Shakespeare’s contribution, “Derrida and Theology,” is a quick, lucid introduction to the work of the early Derrida, actively setting out to debunk popular misconceptions of the dangers or potentials Derrida might hold for the theological imagination. Derrida lived and wrote his process of deconstruction well—so well, it seems, that comprehension of his work is notoriously difficult, often producing knee-jerk reactions. Some, unfortunately, accuse Derrida of nihilism and quickly reject his work to look towards more idealized theological projects; others uncritically appropriate Derridean exegesis.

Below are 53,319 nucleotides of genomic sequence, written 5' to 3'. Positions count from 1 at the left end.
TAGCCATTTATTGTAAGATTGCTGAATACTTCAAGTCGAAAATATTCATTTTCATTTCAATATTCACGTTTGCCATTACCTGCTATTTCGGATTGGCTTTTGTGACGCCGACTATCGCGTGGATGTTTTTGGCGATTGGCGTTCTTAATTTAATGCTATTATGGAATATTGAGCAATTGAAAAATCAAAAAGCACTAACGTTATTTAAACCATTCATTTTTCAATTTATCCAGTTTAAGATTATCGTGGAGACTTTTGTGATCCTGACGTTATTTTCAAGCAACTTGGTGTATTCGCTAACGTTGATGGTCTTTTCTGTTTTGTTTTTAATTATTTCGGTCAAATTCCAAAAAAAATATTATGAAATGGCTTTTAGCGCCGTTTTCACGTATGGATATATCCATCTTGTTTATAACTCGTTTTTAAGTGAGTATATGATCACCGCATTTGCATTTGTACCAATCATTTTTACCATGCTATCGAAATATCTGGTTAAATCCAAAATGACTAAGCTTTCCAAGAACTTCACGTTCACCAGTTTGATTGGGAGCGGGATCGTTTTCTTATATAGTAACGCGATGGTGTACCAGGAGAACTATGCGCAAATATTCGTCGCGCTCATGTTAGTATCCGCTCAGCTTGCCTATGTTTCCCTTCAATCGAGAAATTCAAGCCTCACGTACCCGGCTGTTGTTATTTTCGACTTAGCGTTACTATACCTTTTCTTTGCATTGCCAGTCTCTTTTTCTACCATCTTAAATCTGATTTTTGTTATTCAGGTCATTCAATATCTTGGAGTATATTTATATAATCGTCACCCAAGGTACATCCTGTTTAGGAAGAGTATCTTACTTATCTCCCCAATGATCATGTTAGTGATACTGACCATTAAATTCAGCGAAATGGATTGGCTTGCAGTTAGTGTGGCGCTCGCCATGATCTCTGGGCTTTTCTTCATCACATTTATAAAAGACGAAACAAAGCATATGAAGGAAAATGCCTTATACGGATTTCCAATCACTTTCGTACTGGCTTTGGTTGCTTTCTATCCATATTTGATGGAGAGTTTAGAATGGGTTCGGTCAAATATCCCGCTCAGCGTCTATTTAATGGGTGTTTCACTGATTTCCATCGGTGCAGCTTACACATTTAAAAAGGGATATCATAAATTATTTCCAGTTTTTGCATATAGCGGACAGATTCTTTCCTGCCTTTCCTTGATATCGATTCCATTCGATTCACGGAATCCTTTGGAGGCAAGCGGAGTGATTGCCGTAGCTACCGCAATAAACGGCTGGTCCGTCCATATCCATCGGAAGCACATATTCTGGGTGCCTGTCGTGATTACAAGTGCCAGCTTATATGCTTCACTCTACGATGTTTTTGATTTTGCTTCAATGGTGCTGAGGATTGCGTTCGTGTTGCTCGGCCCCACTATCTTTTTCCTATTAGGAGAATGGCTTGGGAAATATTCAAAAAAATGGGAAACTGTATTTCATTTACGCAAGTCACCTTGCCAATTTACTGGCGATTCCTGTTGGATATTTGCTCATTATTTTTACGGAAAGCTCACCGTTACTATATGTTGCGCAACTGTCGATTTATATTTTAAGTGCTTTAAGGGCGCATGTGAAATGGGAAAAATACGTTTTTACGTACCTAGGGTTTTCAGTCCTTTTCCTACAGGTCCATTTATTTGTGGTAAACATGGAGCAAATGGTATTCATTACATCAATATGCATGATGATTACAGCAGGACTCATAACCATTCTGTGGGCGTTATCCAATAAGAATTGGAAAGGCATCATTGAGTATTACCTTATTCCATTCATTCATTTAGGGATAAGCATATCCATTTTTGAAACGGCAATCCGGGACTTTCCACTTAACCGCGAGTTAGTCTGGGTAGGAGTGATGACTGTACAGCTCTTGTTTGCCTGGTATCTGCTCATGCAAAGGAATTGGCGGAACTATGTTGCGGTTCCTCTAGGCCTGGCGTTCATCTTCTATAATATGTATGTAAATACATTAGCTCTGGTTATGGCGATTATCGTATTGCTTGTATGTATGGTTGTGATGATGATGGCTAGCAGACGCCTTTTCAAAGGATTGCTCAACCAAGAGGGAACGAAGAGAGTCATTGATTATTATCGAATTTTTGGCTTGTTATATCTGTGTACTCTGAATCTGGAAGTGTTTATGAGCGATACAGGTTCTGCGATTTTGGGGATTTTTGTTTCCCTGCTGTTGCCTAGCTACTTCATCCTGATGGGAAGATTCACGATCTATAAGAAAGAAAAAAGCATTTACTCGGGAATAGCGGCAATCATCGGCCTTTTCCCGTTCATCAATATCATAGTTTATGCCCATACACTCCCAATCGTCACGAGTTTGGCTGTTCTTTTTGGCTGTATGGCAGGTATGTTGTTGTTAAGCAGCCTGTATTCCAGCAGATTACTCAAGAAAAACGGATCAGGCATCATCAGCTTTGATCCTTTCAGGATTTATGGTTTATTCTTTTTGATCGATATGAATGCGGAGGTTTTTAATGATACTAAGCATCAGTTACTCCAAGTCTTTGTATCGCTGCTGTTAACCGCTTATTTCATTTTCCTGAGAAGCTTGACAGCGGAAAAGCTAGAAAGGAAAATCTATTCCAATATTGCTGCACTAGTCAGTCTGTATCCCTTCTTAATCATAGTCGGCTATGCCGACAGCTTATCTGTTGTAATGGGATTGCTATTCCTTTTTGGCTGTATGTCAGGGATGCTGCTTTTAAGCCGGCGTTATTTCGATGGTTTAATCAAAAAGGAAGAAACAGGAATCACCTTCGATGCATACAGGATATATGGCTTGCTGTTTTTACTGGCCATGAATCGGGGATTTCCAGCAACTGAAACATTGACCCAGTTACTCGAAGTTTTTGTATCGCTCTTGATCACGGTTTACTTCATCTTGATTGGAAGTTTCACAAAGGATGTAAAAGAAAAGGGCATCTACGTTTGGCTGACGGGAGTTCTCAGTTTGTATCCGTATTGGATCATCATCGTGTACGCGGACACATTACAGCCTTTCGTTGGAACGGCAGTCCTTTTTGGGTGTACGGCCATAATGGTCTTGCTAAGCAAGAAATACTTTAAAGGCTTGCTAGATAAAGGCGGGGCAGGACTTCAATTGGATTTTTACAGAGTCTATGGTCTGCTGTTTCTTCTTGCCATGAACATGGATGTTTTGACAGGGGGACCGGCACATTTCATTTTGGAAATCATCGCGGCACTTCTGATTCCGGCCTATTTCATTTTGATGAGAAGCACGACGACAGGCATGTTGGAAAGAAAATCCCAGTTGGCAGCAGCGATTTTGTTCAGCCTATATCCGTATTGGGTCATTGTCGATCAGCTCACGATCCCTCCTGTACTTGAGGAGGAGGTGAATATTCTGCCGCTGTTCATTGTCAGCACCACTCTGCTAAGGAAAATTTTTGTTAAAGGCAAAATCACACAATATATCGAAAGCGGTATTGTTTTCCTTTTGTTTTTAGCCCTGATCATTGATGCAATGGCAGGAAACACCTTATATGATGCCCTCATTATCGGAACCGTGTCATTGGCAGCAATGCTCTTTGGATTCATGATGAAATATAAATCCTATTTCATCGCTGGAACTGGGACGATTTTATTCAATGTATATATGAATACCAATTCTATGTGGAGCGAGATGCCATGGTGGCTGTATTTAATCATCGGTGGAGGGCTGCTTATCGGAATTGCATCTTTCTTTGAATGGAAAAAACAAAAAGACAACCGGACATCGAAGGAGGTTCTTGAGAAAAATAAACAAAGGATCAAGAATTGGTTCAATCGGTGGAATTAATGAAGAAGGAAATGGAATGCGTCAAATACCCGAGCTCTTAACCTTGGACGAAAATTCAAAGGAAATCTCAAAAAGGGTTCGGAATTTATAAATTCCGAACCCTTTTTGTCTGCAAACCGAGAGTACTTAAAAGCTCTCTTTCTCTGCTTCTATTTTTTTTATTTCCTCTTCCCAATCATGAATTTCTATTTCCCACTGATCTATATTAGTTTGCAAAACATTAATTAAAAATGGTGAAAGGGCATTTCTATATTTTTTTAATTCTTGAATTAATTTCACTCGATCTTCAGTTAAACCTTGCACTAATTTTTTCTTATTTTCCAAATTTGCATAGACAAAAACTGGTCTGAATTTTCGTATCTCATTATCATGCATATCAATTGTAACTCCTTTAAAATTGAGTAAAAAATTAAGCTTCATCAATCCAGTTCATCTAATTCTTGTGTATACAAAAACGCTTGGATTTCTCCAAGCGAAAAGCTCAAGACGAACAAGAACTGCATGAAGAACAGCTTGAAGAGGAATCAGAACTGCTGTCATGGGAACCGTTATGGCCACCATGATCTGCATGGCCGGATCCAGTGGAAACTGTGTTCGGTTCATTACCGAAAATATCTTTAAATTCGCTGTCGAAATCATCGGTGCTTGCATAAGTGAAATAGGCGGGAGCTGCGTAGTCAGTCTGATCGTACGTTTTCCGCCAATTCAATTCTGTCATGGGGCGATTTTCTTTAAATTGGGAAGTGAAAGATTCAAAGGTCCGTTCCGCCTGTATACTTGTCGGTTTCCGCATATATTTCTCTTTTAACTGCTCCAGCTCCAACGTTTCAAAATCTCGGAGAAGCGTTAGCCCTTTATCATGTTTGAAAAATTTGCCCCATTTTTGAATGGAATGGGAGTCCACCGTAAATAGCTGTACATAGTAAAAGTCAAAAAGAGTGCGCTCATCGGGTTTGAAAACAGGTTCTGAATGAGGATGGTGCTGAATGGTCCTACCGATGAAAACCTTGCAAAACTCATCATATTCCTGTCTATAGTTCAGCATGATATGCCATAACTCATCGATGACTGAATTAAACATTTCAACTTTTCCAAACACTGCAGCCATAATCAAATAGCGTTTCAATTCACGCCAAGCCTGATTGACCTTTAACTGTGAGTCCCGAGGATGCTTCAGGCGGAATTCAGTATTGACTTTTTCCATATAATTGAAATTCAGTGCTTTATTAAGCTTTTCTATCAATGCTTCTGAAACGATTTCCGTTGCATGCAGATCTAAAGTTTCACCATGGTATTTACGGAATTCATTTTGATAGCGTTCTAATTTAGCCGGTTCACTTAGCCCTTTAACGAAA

The book itself attempts to navigate the Scylla of one and the Charybdis of the other to critically engage Derrida’s work with theology, even while respecting Derrida’s own ambivalence towards God. Shakespeare writes that, “This book invites the reader to spend time and attention on Derrida’s early works, when the key parameters of notions such as deconstruction and différance emerged. It will also attempt to keep in view, not just what Derrida wrote but how he wrote” (5-6). And the book does manage to keep both Derrida’s elusive content and form in vision. Interesting to note here as well, however, is that Shakespeare does not completely resist (to his benefit, I think) the pull of Derrida’s later more ethical thinking. Shakespeare meditates on vital works such as The Gift of Death and Sauf le nom. Even The Animal That Therefore I Am makes an appearance, rounding out the conclusion.